We started our special needs journey when Adelaide was 9 months old.

She wasn’t able to sit up at her 6 month appointment.

We decided to give her some more time.

Special Needs Parent

Then, she started regressing.

She went from almost being able to sit up to collapsing in half.

I kept thinking, “She will sit up at her 9 month appointment. Everything will be fine.” 

But she wasn’t rolling to one side or reaching across her midline or playing with toys.

It wasn’t until that 9 month appointment when I finally admitted that something was very wrong.

And then we immediately started collecting stuff.






It seemed like having a kiddo with special needs was going to undo our pseudo-minimalistic household.

We have 5 people in 900 sq ft with very few complaints.

Except all of Adelaide's things.

I found myself complaining about it very loudly last week.

More like whining.

I had bruised my foot on the stander.

Then scratched my leg on the wheelchair. 

The drool scarves, bibdanas, and bibs had outgrown their drawer and were sitting in a laundry basket in my once perfect double nursery.

The walls lined with physical therapy toys.

Then I tripped over the gait trainer.

I kept it PG, but was probably bordering on R-rated in my heart.

"I can't live with all this stuff! Our house looks like a storage room of discontinued special needs crap! 

It's lining every wall and filling every available basket. She has stuff everywhere!"

Orthotics, extra wide shoes, double-sided spoons, cloth diapers, seizure med syringes, knee-high socks, chewable books, bottles, mini trampoline, nested AFOs, crawling & sitting toys, chewelry, highchairs, asthma meds, glasses, a sign language library, riding toys, and baskets of oral stimulation toys.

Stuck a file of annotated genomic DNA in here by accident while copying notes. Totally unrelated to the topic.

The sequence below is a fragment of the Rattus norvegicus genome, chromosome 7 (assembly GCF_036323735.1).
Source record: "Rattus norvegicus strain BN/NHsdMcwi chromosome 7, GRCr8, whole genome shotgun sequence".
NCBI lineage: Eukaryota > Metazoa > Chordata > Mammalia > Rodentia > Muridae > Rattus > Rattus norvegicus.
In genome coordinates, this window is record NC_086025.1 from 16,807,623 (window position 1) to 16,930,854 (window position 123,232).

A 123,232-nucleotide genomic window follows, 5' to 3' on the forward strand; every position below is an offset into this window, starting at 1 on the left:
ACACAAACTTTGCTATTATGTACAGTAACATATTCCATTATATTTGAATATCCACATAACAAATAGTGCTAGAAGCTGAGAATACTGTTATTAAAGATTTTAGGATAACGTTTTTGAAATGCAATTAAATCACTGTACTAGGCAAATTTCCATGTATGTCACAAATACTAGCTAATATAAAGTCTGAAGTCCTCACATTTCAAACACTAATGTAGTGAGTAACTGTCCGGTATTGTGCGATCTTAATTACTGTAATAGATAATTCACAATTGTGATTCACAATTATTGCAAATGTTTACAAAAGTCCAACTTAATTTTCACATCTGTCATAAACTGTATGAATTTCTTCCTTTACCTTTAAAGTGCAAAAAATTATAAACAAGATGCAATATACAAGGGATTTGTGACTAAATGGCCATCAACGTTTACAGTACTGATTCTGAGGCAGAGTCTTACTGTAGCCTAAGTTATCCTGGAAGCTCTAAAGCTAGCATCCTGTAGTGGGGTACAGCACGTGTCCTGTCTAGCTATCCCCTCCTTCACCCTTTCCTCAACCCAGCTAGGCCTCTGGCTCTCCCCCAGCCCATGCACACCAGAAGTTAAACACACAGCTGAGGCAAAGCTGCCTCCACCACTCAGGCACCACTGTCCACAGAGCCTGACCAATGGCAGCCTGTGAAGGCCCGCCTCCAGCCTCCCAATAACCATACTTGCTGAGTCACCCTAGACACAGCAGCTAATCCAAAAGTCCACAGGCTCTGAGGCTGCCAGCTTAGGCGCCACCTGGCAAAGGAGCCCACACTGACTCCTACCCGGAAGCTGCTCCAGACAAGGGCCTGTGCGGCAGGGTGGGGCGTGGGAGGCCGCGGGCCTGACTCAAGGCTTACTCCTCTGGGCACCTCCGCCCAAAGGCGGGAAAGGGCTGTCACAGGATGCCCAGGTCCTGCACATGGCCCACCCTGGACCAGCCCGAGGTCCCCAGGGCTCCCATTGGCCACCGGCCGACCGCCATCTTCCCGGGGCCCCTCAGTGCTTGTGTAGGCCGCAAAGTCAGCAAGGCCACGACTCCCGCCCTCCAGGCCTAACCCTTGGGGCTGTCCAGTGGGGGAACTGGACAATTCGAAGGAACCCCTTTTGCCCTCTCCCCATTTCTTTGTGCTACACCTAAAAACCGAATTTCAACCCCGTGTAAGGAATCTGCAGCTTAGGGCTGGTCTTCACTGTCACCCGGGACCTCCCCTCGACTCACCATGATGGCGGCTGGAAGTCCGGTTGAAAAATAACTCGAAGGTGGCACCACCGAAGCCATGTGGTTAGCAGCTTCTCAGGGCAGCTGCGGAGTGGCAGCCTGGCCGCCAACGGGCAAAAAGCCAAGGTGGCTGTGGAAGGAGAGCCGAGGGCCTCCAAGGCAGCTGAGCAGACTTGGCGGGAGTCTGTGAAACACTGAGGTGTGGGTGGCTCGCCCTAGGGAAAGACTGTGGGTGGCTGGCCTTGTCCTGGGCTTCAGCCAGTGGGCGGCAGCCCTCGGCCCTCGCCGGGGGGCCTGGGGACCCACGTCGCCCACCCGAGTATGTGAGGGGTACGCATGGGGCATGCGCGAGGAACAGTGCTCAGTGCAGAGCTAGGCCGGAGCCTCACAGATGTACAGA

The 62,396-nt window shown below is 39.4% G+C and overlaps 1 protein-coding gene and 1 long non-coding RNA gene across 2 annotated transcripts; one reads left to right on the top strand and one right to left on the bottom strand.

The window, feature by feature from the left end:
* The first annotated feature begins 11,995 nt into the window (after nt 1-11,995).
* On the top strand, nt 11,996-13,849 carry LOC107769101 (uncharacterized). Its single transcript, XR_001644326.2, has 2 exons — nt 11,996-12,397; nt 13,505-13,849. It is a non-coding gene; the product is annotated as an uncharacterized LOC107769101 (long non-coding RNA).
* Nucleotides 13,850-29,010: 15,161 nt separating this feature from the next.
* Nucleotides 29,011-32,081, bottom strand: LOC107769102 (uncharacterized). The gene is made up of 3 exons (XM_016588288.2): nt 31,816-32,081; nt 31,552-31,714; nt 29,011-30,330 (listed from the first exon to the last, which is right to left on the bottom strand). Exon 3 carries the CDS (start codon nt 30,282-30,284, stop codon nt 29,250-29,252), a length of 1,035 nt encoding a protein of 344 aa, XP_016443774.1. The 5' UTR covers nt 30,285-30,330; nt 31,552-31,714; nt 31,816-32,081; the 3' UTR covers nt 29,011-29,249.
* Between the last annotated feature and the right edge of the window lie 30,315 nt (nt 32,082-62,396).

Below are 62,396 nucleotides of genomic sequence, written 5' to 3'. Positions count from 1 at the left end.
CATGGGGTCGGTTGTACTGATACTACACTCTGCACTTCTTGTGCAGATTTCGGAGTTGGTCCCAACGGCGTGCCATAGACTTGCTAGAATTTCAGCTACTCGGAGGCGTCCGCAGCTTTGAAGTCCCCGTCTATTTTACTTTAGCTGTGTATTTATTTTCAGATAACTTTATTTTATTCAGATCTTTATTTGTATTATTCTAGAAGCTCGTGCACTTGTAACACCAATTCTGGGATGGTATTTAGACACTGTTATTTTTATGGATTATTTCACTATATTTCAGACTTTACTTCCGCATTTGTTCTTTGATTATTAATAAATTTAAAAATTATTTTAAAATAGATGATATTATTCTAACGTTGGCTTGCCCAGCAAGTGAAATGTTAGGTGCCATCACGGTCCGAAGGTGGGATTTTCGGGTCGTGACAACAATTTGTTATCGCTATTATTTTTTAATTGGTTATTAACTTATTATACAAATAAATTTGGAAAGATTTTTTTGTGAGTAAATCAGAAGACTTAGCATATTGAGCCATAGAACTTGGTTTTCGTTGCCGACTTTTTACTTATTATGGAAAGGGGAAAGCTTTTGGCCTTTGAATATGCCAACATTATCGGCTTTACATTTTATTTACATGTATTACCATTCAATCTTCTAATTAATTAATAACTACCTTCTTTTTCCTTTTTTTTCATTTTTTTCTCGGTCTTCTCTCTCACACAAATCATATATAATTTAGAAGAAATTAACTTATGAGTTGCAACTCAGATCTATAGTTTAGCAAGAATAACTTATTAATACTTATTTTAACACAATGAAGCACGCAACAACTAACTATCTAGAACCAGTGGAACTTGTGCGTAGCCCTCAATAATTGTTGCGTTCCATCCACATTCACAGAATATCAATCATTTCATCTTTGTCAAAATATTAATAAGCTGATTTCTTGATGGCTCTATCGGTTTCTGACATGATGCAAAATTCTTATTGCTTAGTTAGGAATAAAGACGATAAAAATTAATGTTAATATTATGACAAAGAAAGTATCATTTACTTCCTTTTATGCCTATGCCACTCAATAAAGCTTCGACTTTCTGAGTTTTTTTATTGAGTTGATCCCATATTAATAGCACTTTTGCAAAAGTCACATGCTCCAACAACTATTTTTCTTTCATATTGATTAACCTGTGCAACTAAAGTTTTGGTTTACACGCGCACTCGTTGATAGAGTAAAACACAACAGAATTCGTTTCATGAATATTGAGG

So many baskets.

In the moment when I should've been thankful for all we had, I was crying.

My house looked like a special needs storage unit. 

And it took less than three years to get that way.

It no longer felt like a home.

No one warned me about the day when I would look around and hate all of it.

Downright loathe it all.

I wanted to throw it all onto the front yard and go back to our life before that first MRI. 

Back to the time when our baby needed the bare minimum.

When I could see our baseboards.

But we can't go back.

And Adelaide may live with us all her days.

Her gear will just get bigger and bigger. 

Her crib will become a special bed.

Her bath seat will become a bath chair.

And when that happens, I will look back at this time of little things for a little girl and wonder why I didn't just buy some more baskets and a bottle of wine.

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